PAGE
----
“Andrea is a true athlete and competitor, not a single sport specialist. She is thoughtful to strategy and at the same time knows exactly how far she can push her body to perform. She is easy to coach and always looking to improve both in technique and fitness,” said tennis coach Rosa.

Guiton was 8-1 at the No. 4 singles spot for the T-Birds and went undefeated in league play. 

“On the tennis court we all knew that if a match was winnable, Andrea would find a way to win. She was relentless in chasing down balls that others would give up on. Her matches were often long, which was a mistake by her opponents because she was always the more fit player on the court,” said Rosa.

Being a part of two championship caliber teams are two things she won’t take for granted because it’s hard to repeat, Guiton said.

“Those were pretty important to me so I’m glad I got to make some impact in both sports,” said Guiton.

“It’s what every athlete dreams of, being on a very successful championship team. It feels good to be on successful teams and I’m glad that I could experience that with all of my teammates,” she said.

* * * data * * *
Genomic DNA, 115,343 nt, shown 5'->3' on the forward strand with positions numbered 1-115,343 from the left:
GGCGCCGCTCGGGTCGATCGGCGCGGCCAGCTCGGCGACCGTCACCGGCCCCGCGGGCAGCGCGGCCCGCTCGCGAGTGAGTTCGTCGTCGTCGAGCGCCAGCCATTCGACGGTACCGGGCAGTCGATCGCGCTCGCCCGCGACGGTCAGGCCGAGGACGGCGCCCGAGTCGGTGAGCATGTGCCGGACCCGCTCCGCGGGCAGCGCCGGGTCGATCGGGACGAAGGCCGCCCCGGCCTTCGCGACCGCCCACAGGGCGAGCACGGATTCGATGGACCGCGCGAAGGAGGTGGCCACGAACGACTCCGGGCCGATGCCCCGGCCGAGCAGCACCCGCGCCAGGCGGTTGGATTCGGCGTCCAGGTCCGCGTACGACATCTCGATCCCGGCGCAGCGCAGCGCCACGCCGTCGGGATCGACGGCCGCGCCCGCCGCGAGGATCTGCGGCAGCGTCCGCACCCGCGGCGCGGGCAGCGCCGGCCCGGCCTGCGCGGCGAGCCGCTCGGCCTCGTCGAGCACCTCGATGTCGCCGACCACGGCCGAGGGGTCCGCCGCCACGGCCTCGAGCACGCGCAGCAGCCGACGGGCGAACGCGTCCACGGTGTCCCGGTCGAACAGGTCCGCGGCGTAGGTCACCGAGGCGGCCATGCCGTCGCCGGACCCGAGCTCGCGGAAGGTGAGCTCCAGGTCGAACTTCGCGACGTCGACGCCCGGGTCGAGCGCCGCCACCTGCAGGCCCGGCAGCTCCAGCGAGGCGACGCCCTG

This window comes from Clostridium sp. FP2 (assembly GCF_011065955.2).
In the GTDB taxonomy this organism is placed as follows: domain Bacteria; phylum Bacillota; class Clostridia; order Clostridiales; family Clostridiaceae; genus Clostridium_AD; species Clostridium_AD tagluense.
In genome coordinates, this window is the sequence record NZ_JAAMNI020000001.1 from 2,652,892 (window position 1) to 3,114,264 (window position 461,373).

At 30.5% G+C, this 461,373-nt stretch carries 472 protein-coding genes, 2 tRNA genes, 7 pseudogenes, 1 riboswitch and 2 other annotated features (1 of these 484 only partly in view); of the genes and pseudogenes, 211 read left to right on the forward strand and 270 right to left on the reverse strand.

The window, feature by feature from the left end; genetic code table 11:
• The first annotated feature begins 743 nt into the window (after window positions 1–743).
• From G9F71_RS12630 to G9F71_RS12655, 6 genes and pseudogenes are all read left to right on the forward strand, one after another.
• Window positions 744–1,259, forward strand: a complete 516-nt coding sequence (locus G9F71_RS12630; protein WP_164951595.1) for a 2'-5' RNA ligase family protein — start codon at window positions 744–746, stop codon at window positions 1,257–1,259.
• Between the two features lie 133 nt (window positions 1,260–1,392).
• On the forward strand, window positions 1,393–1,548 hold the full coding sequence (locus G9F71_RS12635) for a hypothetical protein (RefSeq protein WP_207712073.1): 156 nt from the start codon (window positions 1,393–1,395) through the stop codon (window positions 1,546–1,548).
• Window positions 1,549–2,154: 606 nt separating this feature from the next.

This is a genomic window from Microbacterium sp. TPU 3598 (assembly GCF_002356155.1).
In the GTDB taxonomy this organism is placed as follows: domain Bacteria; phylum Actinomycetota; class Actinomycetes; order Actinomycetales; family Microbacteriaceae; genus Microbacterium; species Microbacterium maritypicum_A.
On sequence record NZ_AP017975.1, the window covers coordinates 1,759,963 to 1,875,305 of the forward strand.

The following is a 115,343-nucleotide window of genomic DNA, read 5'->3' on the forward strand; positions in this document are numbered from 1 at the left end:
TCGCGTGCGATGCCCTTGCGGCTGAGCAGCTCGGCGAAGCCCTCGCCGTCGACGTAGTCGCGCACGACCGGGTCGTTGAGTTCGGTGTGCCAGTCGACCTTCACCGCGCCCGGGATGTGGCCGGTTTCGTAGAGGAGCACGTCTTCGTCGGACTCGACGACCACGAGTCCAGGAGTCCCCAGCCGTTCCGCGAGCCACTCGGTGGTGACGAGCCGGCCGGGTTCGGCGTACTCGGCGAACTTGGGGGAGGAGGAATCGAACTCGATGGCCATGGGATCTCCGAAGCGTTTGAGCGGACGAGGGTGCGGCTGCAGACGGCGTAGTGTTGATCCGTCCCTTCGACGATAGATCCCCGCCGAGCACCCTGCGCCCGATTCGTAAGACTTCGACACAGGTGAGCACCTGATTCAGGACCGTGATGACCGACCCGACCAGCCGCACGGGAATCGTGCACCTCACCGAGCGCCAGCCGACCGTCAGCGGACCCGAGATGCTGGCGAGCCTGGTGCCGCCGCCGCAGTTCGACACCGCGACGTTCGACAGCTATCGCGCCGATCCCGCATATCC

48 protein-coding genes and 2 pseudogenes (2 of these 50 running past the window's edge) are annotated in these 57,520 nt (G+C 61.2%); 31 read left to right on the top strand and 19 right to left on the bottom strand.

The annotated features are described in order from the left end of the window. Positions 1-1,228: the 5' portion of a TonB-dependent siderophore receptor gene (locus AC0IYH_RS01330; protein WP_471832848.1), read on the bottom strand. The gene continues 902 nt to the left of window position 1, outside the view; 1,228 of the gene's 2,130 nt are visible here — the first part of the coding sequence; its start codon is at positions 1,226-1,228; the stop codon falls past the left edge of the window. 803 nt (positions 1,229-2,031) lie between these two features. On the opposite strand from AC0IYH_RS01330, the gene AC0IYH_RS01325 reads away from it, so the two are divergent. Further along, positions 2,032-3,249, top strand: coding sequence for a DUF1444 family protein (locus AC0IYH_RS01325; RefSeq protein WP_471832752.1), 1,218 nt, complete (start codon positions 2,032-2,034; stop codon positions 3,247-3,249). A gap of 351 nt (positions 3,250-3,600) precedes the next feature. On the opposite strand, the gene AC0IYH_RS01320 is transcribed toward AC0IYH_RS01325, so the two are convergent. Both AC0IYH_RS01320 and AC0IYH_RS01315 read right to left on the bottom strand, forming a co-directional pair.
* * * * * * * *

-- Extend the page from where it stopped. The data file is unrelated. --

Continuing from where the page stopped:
Guiton is aiming to carry on a successful academic and soccer career in Carson, CA this fall.

Guiton has signed to play NCAA Division II soccer at California State University Dominguez Hills and pursue a bachelor’s degree in physical education.

The success that she has made at Highline is not without the help of her two sports coaches, said Guiton.

“I would like to thank my tennis coach and associate athletic director, Laura. She definitely has been a role model over the past two years. She’s been nothing but supportive and I could not be more thankful and grateful for that. Without her I would have struggled a lot. It would be different if she wasn’t here. I’m glad I got to create a bond with her that I’ll carry with me throughout my life,” Guiton said.

“Tom definitely pushed me to be the athlete I am today. He made me feel confident and pushed me to levels that I knew I could reach. Without him I couldn’t be the competitive athlete I am now,” Guiton said.

Knowing that she’s about to graduate with her associate’s degree is very exciting, Guiton said.

Getting a degree in physical education is something she would like to start as soon as possible. 

“I know how important it is to have teachers right now because there is a big shortage. I’m hoping to start teaching as soon as possible,” Guiton said.